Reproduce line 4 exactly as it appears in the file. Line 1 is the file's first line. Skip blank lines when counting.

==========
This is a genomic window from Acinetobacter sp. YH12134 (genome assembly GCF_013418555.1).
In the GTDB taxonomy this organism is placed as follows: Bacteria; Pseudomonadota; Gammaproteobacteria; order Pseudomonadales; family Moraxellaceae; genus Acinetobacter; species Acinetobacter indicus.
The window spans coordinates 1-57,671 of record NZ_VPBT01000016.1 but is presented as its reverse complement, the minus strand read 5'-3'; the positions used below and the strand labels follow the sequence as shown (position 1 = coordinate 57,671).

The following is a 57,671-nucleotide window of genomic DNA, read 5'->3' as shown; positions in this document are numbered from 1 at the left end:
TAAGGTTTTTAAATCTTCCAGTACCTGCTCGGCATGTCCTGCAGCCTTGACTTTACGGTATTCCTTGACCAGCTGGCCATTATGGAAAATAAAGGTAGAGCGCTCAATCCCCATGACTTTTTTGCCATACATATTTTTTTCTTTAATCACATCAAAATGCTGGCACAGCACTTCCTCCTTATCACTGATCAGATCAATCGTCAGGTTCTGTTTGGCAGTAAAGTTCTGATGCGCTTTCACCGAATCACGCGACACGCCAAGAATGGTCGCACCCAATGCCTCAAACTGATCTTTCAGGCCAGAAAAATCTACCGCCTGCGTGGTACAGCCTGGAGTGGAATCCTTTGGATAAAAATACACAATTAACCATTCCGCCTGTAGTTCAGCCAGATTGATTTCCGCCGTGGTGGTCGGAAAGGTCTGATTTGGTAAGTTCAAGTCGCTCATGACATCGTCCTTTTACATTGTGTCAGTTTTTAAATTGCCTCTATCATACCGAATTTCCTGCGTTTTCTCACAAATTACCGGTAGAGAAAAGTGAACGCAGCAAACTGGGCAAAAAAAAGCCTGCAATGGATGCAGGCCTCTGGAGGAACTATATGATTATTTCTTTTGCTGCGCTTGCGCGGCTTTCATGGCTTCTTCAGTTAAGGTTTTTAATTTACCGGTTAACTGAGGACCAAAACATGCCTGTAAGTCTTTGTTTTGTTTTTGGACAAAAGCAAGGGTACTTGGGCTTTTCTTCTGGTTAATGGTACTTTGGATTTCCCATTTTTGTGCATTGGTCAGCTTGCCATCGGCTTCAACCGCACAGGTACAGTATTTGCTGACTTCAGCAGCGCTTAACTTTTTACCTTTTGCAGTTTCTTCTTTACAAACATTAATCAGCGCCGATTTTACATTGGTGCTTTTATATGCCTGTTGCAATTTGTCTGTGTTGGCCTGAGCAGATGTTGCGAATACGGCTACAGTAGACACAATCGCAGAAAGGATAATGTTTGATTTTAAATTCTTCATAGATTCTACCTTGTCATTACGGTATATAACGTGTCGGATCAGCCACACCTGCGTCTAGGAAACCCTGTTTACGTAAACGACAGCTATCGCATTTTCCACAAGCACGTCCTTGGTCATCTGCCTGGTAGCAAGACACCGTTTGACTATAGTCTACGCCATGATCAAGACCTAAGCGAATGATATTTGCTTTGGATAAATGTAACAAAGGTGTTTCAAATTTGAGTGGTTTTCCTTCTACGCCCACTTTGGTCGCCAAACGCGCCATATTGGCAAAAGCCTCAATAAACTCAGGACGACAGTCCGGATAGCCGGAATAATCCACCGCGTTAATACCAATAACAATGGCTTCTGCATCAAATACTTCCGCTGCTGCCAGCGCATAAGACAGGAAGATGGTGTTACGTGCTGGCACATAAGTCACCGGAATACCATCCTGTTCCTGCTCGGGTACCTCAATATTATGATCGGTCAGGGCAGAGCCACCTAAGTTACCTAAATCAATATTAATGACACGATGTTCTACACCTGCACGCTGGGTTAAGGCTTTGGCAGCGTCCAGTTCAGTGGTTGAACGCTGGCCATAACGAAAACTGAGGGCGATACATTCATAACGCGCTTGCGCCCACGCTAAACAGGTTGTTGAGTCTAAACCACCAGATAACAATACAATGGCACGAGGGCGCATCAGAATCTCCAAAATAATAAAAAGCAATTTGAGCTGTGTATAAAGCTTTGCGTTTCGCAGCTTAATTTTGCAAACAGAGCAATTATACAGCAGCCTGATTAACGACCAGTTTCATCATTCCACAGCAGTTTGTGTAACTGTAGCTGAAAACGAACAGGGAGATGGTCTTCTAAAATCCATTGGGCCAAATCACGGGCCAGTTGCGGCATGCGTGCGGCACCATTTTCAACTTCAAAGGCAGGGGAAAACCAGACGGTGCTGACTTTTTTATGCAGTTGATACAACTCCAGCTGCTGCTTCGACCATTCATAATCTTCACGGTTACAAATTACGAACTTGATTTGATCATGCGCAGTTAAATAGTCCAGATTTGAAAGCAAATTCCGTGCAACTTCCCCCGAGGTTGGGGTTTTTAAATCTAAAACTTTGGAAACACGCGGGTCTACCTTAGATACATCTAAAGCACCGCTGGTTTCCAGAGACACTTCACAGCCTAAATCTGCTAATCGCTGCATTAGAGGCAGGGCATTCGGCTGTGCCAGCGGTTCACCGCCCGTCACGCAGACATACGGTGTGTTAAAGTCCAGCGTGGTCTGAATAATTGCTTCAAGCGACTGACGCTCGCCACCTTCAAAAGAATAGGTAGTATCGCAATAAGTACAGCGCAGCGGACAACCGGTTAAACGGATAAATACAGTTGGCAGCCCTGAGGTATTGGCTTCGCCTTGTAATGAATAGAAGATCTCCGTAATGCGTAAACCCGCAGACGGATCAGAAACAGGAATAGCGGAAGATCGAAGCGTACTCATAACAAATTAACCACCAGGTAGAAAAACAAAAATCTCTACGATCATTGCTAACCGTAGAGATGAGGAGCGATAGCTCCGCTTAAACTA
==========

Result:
The following is a 57,671-nucleotide window of genomic DNA, read 5'->3' as shown; positions in this document are numbered from 1 at the left end: